The Tragicomedy of Venezuela Continues


What appeared to be another unsubstantiated accusation of an invasion to overthrow Nicolás Maduro turned out to be true. It is important that Colombia clarify the confusion about an intervention that occurred in Venezuela last week.

Last weekend, Venezuela experienced another painful chapter in its recent history. What appeared to be another unsubstantiated accusation of an invasion to overthrow Nicolas Maduro turned out to be true. Operation Gideon left eight dead people and 15 more captured, including two mercenaries from the United States, and there is a search for more. Although details are closely guarded, this reminds us of the Bay of Pigs. Maduro described it as a “narcoterrorist” operation organized with the support of the United States and Colombia, which both governments have denied.

This military action is another failed attempt by the opposition pushing to remove Maduro’s from power and return to a democracy. Last year, there were two important attempts to mobilize the population enough to destabilize the dictatorship. Those moves, which took place in February in Cucuta with humanitarian aid, and in April with the liberation of opposition leader Leopoldo López, were major fiascos. Far from weakening the illegitimate occupant of Miraflores, the pressure they added allowed him to increase repressive efforts with the support of Cuba. Although presumptive President Juan Guaido has tried to distance himself from what transpired over the weekend, there are signs that he was not only aware of what was going to happen, but that he likely provided financial support for the military action.

As for what is known of the failed armed invasion, A command of 60 people that had been previously infiltrated, tried to enter the country by sea in two locations along the Venezuelan coast. Speaking before the National Assembly which he chairs, Guaido said, “They were waiting for them to massacre them … They knew about this, and they waited for them to massacre them.” The person responsible for the operation is a former American Green Beret, Jordan Goudreau, who, speaking by video and in various interviews gave details of the operation and of his active participation. He confirmed that the two captured mercenaries, Luke Alexander Denman and Airan Berry, were part of the operation, as Maduro had previously reported. There is a connection to Colombia in this story that should be clarified. A few weeks ago, a former Venezuelan general, Clíver Alcalá Cordones, was arrested in Barranquilla and charged with drug trafficking. Alcalá was linked to the seizure of a shipment of weapons on the Atlantic coast. He claimed it was for a group of Venezuelan ex-military men who were going to act against the Maduro regime.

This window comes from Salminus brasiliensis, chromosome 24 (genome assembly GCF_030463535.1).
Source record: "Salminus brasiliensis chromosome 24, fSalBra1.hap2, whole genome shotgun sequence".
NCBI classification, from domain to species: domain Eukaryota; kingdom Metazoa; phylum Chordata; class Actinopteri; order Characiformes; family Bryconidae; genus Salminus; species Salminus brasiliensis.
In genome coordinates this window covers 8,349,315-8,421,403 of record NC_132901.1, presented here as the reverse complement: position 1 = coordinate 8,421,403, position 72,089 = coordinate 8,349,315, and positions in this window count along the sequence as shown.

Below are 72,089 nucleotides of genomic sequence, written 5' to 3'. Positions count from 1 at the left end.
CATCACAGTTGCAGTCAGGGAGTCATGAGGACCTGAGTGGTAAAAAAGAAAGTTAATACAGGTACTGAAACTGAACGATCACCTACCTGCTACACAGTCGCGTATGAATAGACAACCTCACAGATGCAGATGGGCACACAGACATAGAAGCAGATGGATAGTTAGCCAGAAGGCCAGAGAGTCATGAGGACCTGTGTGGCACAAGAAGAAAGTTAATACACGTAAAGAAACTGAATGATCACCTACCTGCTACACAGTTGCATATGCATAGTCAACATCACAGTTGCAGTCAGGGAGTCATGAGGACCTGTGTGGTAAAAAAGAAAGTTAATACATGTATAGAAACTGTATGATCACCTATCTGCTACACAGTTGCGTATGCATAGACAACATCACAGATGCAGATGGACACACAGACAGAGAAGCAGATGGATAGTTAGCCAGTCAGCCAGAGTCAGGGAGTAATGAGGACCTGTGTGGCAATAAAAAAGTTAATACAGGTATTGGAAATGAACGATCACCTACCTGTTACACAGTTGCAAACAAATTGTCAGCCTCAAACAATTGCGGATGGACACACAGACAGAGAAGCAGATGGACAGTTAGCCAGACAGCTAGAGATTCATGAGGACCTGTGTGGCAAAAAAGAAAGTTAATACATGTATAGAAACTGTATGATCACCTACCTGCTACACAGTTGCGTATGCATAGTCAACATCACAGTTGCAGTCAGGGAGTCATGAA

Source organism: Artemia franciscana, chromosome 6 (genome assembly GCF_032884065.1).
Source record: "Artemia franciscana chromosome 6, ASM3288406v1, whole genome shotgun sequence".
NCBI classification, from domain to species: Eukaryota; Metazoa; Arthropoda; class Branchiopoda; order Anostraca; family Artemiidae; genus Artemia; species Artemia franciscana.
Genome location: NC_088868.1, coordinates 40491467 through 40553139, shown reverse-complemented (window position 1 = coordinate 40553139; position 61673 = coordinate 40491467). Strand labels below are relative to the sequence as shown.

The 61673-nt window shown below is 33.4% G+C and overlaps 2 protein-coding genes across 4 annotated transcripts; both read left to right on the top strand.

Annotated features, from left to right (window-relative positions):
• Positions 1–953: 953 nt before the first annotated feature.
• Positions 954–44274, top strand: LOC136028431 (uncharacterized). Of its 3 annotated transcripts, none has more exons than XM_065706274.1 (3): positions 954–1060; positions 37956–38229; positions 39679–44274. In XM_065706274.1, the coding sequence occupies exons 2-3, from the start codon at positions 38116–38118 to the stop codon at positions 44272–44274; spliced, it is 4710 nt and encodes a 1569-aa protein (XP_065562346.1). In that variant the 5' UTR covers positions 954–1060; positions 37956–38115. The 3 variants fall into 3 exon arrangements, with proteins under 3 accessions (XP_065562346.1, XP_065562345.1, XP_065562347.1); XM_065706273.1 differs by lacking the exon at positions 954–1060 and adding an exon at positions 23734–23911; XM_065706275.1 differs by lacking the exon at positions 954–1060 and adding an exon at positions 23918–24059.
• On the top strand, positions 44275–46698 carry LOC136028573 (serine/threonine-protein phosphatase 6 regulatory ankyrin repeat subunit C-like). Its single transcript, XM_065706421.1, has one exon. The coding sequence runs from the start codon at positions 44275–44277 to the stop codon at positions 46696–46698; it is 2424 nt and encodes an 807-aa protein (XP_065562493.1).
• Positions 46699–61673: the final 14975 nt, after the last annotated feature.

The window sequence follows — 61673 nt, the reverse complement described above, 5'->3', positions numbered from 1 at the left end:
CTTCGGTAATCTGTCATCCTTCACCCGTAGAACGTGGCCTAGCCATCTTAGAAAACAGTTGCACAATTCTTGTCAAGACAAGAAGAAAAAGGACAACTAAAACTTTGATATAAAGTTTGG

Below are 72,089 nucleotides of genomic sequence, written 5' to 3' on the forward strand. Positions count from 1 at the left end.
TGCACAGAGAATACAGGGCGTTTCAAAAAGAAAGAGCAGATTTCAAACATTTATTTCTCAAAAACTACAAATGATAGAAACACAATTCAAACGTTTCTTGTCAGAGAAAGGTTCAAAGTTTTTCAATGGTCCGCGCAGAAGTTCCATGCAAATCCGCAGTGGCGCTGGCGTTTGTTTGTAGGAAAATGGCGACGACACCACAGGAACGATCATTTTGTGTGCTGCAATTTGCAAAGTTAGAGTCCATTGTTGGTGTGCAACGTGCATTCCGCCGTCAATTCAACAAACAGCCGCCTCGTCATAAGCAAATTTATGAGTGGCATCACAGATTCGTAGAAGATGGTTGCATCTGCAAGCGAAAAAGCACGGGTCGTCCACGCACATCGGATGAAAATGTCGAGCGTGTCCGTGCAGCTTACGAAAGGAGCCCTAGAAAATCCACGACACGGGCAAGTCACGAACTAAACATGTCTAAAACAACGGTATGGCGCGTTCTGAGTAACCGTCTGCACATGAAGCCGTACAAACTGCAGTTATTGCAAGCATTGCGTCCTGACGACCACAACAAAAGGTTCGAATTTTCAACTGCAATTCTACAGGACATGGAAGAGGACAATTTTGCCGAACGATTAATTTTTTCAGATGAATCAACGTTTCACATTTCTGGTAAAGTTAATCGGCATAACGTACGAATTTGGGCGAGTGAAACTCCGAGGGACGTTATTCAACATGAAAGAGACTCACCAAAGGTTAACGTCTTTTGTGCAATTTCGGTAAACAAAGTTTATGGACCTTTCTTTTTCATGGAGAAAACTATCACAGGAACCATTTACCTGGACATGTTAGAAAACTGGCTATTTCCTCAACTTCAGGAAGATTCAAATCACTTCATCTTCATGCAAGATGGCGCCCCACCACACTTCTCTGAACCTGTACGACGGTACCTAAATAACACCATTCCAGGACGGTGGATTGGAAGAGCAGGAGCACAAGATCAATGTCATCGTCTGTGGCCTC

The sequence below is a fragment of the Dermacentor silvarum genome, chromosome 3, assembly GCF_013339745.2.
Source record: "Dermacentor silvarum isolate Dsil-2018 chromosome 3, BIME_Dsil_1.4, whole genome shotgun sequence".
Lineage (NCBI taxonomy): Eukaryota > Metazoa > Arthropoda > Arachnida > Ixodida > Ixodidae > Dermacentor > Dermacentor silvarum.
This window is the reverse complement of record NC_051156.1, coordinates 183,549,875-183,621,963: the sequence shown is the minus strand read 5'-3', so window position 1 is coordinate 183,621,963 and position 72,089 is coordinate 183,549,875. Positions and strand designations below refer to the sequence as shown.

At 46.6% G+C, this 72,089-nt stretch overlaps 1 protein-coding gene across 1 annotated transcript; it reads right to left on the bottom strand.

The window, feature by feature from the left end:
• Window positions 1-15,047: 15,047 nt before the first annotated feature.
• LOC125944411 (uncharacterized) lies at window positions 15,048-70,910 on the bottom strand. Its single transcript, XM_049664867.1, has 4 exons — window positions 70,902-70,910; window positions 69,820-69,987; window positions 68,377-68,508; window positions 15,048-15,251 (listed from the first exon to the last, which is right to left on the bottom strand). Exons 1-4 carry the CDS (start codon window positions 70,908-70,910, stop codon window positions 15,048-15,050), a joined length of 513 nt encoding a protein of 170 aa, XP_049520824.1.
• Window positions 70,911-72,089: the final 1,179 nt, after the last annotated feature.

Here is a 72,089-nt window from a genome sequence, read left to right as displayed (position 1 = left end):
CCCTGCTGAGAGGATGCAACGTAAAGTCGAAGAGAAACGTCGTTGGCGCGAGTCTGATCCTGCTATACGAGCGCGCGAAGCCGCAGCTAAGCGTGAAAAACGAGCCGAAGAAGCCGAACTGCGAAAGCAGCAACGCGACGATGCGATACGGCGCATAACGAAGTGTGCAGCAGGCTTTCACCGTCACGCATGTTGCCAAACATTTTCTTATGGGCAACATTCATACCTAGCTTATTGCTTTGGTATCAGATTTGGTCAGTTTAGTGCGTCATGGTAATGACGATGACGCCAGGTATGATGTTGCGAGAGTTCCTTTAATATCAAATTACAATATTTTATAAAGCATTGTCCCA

It is important that authorities explain the extent of their actual participation in this sort of event, even if they only looked the other way. According to media reports in the United States, the failed military attempt in Venezuela originated from somewhere in Colombia. Maduro insists that it originated in La Guajira, without clarifying whether it took place on the Colombian or Venezuelan side. Given the priority of responding to a pandemic and a scandal that is shaking military intelligence, this seems to be a lesser event; but it is no less important.

The true intention of the military action varies, depending on the source. According to Maduro, there is no doubt that it the U.S. Drug Enforcement Administration supported a maritime invasion to overthrow his government − according to confessions he took from those who were captured.

Some opponents, allege that it was more closely connected to certain people with an interest in capturing the occupant of Miraflores and collecting a $15 million ransom offered by the United States government in exchange for handing him over. Time will help clarify what really happened.

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About Patricia Simoni 78 Articles
I first edited and translated for Watching America from 2009 through 2011, recently returning and rediscovering the pleasure of working with dedicated translators and editors. Latin America is of special interest to me. In the mid-60’s, I was a Peace Corps volunteer in Chile, and later lived for three years in Mexico, in the states of Oaxaca and Michoacán and in Mexico City. During those years, my work included interviewing in anthropology research, teaching at a bilingual school in the federal district, and conducting workshops in home nursing care for disadvantaged inner city women. I earned a BS degree from Wagner College, masters and doctoral degrees from WVU, and was a faculty member of the WVU School of Nursing for 27 years. In that position, I coordinated a two-year federal grant (FIPSE) at WVU for an exchange of nursing students with the University of Guanajuato, Mexico. Presently a retiree, I live in Morgantown, West Virginia, where I enjoy traditional Appalachian fiddling with friends. Working toward the mission of WA, to help those in the U.S. see ourselves as others see us, gives me a sense of purpose.

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